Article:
Josh Muir

Posted 18 Jul 16

By Kate Ten Buuren

Josh Muir is a contemporary artist whose has been involved with Kalinya since our establishment. Josh created our very first limited edition Kalinya poster, his piece “Wax Model” is featured on our website and our new branding.

As Josh Muir’s artwork was projected onto the National Gallery of Victoria as a part of the 2016 White Night festival, the 24 year-old artist couldn’t help but dance.

“I was just so happy. It was the first time I had seen anything like that, my artwork transformed into animation, and to see it projected onto the National Gallery of Victoria with the sound, I was stunned.”

“It was so incredible, and so I just started dancing.”

The colourful pop art Josh creates is reflective of his personality, of these outbursts of energy and pride.

He credits exposure to street art, growing up in Ballarat, life experiences and his Yorta Yorta and Gunditjmara roots as major influences over his practise.

“In Aboriginal culture and Aboriginal art, we’ve always been seen to be reflections of our landscape. This is my landscape and I am reporting on what I see and how I interpret it, through art”

“There are elements to it which are traditional, but at the same time I am living in a different time, a different generation so it is what is it now.”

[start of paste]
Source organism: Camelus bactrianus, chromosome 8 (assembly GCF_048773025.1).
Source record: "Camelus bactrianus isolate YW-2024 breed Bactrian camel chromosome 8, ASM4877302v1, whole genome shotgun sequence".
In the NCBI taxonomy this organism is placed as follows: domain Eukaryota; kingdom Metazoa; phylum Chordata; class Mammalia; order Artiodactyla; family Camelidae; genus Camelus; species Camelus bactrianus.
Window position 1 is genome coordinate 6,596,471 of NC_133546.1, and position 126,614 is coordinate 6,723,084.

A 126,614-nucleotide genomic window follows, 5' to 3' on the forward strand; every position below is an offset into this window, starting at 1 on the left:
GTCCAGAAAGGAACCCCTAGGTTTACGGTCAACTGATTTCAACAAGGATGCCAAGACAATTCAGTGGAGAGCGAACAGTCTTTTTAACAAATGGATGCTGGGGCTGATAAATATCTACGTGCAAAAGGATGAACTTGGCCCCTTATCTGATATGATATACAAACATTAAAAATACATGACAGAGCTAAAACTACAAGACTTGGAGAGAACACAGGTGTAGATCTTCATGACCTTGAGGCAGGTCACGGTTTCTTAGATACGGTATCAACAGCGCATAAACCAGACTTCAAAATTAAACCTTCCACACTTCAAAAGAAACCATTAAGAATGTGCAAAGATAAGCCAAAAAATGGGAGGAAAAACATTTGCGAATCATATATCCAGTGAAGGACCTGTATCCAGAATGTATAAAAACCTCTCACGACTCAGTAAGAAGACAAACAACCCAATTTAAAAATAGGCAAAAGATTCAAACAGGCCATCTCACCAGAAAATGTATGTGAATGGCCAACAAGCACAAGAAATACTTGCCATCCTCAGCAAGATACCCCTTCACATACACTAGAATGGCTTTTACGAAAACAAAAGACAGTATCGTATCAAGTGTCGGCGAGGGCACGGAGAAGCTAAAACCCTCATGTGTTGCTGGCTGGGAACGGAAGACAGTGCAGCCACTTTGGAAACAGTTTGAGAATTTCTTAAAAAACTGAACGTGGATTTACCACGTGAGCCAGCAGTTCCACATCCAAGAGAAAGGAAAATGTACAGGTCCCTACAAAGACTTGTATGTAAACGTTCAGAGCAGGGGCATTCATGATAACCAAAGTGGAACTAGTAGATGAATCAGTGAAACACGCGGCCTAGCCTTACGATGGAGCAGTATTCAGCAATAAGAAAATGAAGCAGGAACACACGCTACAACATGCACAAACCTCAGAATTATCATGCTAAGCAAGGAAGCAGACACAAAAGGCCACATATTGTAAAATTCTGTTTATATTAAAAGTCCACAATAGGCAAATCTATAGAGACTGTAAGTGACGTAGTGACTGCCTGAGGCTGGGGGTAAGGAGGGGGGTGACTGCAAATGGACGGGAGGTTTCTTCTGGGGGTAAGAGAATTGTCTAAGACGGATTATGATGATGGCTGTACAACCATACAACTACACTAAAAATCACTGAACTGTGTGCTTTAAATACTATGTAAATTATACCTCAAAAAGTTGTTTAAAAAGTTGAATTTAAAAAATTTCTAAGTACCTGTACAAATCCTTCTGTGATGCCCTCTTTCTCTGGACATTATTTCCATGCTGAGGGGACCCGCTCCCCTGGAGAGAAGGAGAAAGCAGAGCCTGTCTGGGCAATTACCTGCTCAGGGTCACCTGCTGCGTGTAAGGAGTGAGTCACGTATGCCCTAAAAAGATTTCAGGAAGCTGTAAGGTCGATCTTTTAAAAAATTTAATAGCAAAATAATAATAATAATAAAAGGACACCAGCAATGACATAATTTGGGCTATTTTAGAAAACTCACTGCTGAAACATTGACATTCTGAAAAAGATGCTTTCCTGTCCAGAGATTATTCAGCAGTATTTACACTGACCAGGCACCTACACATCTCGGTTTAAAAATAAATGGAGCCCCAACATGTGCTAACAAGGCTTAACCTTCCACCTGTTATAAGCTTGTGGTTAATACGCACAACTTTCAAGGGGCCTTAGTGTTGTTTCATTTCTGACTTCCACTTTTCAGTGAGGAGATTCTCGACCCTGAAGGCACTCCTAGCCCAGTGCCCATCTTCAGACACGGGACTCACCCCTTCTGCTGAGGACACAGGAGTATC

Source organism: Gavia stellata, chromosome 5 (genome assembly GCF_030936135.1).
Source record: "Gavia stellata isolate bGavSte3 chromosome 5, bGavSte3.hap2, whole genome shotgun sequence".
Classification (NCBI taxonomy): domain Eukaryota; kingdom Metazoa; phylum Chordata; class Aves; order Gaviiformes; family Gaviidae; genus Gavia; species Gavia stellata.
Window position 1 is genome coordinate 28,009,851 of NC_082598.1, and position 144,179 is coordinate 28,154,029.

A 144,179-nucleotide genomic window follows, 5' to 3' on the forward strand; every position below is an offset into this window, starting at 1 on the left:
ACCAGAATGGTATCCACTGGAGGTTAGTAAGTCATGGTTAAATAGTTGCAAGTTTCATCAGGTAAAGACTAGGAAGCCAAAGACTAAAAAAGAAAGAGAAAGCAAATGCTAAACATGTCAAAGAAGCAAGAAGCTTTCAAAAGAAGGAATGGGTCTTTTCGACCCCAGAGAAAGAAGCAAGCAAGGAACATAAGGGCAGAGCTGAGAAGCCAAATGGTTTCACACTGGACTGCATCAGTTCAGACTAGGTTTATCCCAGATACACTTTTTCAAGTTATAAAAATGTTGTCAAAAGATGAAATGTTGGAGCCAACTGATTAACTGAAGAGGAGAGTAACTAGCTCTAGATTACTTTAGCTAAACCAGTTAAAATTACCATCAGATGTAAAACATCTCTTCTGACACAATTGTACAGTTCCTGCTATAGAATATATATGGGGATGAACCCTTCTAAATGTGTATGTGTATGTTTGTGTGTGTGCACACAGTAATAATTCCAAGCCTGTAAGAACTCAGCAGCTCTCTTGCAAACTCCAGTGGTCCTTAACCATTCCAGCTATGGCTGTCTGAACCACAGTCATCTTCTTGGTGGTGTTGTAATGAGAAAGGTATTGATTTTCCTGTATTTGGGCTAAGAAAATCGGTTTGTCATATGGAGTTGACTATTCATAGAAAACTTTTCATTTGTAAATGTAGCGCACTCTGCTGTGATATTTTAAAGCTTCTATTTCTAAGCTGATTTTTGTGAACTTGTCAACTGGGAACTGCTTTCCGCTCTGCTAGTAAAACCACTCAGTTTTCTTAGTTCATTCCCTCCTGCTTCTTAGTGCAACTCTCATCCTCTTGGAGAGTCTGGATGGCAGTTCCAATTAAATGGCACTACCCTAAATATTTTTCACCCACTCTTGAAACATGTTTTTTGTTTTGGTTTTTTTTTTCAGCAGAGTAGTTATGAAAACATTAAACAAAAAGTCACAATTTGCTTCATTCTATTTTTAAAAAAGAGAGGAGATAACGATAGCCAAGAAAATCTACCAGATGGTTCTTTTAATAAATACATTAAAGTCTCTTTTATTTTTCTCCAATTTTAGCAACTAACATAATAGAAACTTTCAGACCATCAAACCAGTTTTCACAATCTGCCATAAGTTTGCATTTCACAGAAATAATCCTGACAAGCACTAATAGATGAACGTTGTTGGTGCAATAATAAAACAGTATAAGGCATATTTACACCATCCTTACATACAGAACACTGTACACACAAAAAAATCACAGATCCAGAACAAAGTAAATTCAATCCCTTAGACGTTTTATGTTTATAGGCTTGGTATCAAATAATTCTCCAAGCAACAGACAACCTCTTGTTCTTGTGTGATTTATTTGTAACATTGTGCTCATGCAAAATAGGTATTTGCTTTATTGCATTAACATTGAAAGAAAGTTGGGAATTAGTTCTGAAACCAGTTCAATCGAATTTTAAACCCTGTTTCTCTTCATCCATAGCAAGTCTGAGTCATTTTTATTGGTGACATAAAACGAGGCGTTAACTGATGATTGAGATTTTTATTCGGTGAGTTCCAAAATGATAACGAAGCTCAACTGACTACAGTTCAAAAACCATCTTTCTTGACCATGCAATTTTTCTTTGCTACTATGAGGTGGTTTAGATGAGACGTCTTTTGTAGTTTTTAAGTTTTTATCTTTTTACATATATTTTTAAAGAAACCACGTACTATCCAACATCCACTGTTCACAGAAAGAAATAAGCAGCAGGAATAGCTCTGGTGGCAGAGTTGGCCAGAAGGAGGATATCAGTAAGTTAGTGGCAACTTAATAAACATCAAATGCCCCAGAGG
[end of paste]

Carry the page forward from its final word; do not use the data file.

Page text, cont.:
Muir is currently represented by MARS Gallery, has received statewide and national awards, including the Hutchinson Scholarship, in which he is undertaking a year long residency at the Victorian College of the Arts as well as receiving the 2015 Telstra National Indigenous and Torres Straight Islander Art Award for Youth.

Muir is not only uniquely talented, he is also a role model for emerging Indigenous artists. He speaks about raising the bar and about what artists can do to shift the expectations of Indigenous art in contemporary Australian society.

“How do we provide opportunities? How do we balance things out?”

“Aboriginal people from all over the country have important stories to tell, we have gifts and talents that we want to share with people. I am trying to set an example, to create pathways.”

“I’m not just doing it because I enjoy doing it, it’s more, there is purpose and vision. I guess that’s all a part of what has got me to the point that I am at, because I never lost sight of that thing that was deep inside me.”

“I am using my art as a way of saying to the young mob, ‘hey I got all these opportunities, I got these stories I want to share’. It’s doable.”

“For a long time Aboriginal people have been told to hush, that their voice doesn’t matter. More than ever I believe the younger generation have got to a point now that we’re just fed up with that. We’re not gonna be quiet no more. We’re gonna be strong, we’re gonna stand on our own, to prove that our voice matters just as much as anyone else’s.”

Photo: Kate Ten Buuren